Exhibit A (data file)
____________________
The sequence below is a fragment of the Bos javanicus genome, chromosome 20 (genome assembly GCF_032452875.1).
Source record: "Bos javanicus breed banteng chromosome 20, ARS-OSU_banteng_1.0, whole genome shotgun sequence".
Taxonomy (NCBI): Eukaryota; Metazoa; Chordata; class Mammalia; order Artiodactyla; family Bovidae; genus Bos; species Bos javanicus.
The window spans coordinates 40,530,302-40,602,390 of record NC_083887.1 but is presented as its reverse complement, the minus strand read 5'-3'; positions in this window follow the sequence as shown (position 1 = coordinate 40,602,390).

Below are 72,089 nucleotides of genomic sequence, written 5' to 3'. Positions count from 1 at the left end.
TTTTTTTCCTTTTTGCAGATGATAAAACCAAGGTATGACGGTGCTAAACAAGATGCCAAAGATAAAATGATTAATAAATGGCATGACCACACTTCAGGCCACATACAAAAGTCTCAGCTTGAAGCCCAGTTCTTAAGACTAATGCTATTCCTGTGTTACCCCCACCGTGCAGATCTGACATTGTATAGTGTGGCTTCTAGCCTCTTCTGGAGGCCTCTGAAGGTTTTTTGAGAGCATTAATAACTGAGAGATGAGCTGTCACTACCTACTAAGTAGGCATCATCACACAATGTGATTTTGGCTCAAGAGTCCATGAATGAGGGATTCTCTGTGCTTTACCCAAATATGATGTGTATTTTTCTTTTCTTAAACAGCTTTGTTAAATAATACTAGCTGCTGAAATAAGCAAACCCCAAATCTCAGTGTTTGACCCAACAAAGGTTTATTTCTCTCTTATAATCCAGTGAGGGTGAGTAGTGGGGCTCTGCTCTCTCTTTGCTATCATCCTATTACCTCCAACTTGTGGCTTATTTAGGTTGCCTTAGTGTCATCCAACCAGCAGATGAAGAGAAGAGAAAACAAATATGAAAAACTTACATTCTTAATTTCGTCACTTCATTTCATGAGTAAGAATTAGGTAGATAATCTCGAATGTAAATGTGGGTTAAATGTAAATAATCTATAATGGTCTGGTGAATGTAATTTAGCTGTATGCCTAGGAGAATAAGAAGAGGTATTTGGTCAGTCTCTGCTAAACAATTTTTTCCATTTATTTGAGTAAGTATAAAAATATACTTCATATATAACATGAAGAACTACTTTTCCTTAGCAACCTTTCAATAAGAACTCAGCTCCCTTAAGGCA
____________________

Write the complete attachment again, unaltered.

The sequence below is a fragment of the Bos javanicus genome, chromosome 20 (genome assembly GCF_032452875.1).
Source record: "Bos javanicus breed banteng chromosome 20, ARS-OSU_banteng_1.0, whole genome shotgun sequence".
Taxonomy (NCBI): Eukaryota; Metazoa; Chordata; class Mammalia; order Artiodactyla; family Bovidae; genus Bos; species Bos javanicus.
The window spans coordinates 40,530,302-40,602,390 of record NC_083887.1 but is presented as its reverse complement, the minus strand read 5'-3'; positions in this window follow the sequence as shown (position 1 = coordinate 40,602,390).

Below are 72,089 nucleotides of genomic sequence, written 5' to 3'. Positions count from 1 at the left end.
TTTTTTTCCTTTTTGCAGATGATAAAACCAAGGTATGACGGTGCTAAACAAGATGCCAAAGATAAAATGATTAATAAATGGCATGACCACACTTCAGGCCACATACAAAAGTCTCAGCTTGAAGCCCAGTTCTTAAGACTAATGCTATTCCTGTGTTACCCCCACCGTGCAGATCTGACATTGTATAGTGTGGCTTCTAGCCTCTTCTGGAGGCCTCTGAAGGTTTTTTGAGAGCATTAATAACTGAGAGATGAGCTGTCACTACCTACTAAGTAGGCATCATCACACAATGTGATTTTGGCTCAAGAGTCCATGAATGAGGGATTCTCTGTGCTTTACCCAAATATGATGTGTATTTTTCTTTTCTTAAACAGCTTTGTTAAATAATACTAGCTGCTGAAATAAGCAAACCCCAAATCTCAGTGTTTGACCCAACAAAGGTTTATTTCTCTCTTATAATCCAGTGAGGGTGAGTAGTGGGGCTCTGCTCTCTCTTTGCTATCATCCTATTACCTCCAACTTGTGGCTTATTTAGGTTGCCTTAGTGTCATCCAACCAGCAGATGAAGAGAAGAGAAAACAAATATGAAAAACTTACATTCTTAATTTCGTCACTTCATTTCATGAGTAAGAATTAGGTAGATAATCTCGAATGTAAATGTGGGTTAAATGTAAATAATCTATAATGGTCTGGTGAATGTAATTTAGCTGTATGCCTAGGAGAATAAGAAGAGGTATTTGGTCAGTCTCTGCTAAACAATTTTTTCCATTTATTTGAGTAAGTATAAAAATATACTTCATATATAACATGAAGAACTACTTTTCCTTAGCAACCTTTCAATAAGAACTCAGCTCCCTTAAGGCA